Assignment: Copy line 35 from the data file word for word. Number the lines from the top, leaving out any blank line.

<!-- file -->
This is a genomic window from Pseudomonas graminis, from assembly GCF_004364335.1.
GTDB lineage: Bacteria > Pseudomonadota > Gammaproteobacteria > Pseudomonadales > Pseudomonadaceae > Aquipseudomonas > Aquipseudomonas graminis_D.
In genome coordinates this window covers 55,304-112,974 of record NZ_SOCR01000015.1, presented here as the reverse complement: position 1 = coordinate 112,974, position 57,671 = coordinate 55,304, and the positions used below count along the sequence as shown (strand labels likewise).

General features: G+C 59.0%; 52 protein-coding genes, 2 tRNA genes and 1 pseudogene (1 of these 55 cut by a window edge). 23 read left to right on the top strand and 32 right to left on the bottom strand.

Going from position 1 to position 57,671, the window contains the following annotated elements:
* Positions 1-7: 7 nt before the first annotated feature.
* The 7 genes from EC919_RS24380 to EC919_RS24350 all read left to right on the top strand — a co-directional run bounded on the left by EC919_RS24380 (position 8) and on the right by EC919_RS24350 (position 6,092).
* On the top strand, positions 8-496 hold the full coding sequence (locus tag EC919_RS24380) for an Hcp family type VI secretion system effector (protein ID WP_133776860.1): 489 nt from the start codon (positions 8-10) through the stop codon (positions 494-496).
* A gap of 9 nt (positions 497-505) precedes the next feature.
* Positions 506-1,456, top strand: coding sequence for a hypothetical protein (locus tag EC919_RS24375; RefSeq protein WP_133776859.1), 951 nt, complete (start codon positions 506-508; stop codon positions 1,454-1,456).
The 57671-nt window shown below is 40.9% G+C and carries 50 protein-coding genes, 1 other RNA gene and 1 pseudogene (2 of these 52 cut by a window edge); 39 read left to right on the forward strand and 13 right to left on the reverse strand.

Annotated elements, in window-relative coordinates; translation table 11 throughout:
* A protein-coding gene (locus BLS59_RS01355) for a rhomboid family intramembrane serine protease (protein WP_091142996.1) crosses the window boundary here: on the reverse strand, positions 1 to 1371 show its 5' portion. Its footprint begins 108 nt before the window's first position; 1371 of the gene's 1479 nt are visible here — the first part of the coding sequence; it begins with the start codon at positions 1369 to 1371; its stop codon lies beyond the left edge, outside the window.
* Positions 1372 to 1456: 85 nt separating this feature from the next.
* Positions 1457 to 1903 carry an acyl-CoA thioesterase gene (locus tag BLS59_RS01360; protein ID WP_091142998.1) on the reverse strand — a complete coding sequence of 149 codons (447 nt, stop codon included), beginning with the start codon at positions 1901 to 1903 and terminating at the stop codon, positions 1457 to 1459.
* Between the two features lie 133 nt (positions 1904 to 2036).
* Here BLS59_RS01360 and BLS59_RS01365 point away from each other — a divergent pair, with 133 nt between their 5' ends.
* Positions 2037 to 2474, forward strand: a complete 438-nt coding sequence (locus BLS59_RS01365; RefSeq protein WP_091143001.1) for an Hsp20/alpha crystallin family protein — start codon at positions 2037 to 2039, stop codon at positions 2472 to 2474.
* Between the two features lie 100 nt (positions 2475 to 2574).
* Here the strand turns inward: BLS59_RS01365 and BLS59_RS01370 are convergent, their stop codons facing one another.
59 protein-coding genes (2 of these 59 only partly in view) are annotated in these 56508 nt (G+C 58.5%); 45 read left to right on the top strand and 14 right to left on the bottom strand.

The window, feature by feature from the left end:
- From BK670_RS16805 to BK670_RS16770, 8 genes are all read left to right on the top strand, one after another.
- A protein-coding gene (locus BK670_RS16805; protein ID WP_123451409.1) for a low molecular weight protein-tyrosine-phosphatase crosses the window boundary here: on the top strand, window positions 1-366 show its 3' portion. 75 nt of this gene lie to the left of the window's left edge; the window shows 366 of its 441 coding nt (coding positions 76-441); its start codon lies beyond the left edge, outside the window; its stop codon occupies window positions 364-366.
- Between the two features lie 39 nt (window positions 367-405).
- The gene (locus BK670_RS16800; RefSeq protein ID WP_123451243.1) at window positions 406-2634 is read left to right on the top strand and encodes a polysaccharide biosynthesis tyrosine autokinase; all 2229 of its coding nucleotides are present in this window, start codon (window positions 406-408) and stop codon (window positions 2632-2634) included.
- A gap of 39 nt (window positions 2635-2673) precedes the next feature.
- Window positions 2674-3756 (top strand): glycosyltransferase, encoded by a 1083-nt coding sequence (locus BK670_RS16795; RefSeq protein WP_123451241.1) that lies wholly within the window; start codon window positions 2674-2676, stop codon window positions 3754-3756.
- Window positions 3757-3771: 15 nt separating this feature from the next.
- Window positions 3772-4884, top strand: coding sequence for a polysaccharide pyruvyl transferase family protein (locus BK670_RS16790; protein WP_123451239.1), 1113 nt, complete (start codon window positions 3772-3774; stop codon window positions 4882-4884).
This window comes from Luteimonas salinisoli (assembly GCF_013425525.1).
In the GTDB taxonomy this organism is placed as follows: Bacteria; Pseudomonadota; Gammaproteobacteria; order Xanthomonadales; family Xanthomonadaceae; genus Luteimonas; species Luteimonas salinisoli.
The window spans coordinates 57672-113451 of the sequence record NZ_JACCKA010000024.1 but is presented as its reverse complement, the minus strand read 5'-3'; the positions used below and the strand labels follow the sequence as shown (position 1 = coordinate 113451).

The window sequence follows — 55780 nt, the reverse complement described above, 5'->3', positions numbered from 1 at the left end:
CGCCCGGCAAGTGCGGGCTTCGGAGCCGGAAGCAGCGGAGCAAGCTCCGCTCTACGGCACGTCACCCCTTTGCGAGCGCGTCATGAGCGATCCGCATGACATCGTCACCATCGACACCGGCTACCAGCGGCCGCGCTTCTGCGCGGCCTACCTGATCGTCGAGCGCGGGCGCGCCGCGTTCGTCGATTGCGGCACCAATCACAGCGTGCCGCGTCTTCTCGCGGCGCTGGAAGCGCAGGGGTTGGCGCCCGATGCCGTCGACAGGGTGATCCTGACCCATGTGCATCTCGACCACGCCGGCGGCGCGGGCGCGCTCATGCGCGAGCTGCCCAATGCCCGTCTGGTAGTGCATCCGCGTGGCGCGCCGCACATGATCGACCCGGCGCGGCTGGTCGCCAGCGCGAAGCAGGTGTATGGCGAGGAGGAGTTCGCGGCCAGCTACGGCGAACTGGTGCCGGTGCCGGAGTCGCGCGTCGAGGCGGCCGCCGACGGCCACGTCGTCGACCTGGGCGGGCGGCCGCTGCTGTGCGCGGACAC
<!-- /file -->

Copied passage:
CGCCCGGCAAGTGCGGGCTTCGGAGCCGGAAGCAGCGGAGCAAGCTCCGCTCTACGGCACGTCACCCCTTTGCGAGCGCGTCATGAGCGATCCGCATGACATCGTCACCATCGACACCGGCTACCAGCGGCCGCGCTTCTGCGCGGCCTACCTGATCGTCGAGCGCGGGCGCGCCGCGTTCGTCGATTGCGGCACCAATCACAGCGTGCCGCGTCTTCTCGCGGCGCTGGAAGCGCAGGGGTTGGCGCCCGATGCCGTCGACAGGGTGATCCTGACCCATGTGCATCTCGACCACGCCGGCGGCGCGGGCGCGCTCATGCGCGAGCTGCCCAATGCCCGTCTGGTAGTGCATCCGCGTGGCGCGCCGCACATGATCGACCCGGCGCGGCTGGTCGCCAGCGCGAAGCAGGTGTATGGCGAGGAGGAGTTCGCGGCCAGCTACGGCGAACTGGTGCCGGTGCCGGAGTCGCGCGTCGAGGCGGCCGCCGACGGCCACGTCGTCGACCTGGGCGGGCGGCCGCTGCTGTGCGCGGACAC